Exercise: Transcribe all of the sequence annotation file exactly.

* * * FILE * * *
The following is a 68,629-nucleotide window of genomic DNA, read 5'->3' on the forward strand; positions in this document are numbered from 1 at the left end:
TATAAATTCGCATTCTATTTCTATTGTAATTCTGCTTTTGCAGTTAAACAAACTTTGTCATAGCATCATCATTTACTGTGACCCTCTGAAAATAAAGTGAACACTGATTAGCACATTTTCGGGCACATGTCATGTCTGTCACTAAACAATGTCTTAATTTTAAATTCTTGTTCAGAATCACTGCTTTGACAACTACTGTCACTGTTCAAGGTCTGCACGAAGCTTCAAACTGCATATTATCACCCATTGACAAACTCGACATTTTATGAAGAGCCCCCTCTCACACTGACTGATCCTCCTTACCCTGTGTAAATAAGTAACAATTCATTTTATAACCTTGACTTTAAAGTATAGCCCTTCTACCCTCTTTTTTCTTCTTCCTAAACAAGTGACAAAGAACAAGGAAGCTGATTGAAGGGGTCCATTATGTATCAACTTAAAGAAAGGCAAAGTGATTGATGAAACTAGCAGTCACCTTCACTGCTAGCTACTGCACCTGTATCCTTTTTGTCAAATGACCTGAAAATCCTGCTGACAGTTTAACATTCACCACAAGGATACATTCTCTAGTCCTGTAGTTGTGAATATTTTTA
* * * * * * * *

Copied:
The following is a 68,629-nucleotide window of genomic DNA, read 5'->3' on the forward strand; positions in this document are numbered from 1 at the left end:
TATAAATTCGCATTCTATTTCTATTGTAATTCTGCTTTTGCAGTTAAACAAACTTTGTCATAGCATCATCATTTACTGTGACCCTCTGAAAATAAAGTGAACACTGATTAGCACATTTTCGGGCACATGTCATGTCTGTCACTAAACAATGTCTTAATTTTAAATTCTTGTTCAGAATCACTGCTTTGACAACTACTGTCACTGTTCAAGGTCTGCACGAAGCTTCAAACTGCATATTATCACCCATTGACAAACTCGACATTTTATGAAGAGCCCCCTCTCACACTGACTGATCCTCCTTACCCTGTGTAAATAAGTAACAATTCATTTTATAACCTTGACTTTAAAGTATAGCCCTTCTACCCTCTTTTTTCTTCTTCCTAAACAAGTGACAAAGAACAAGGAAGCTGATTGAAGGGGTCCATTATGTATCAACTTAAAGAAAGGCAAAGTGATTGATGAAACTAGCAGTCACCTTCACTGCTAGCTACTGCACCTGTATCCTTTTTGTCAAATGACCTGAAAATCCTGCTGACAGTTTAACATTCACCACAAGGATACATTCTCTAGTCCTGTAGTTGTGAATATTTTTA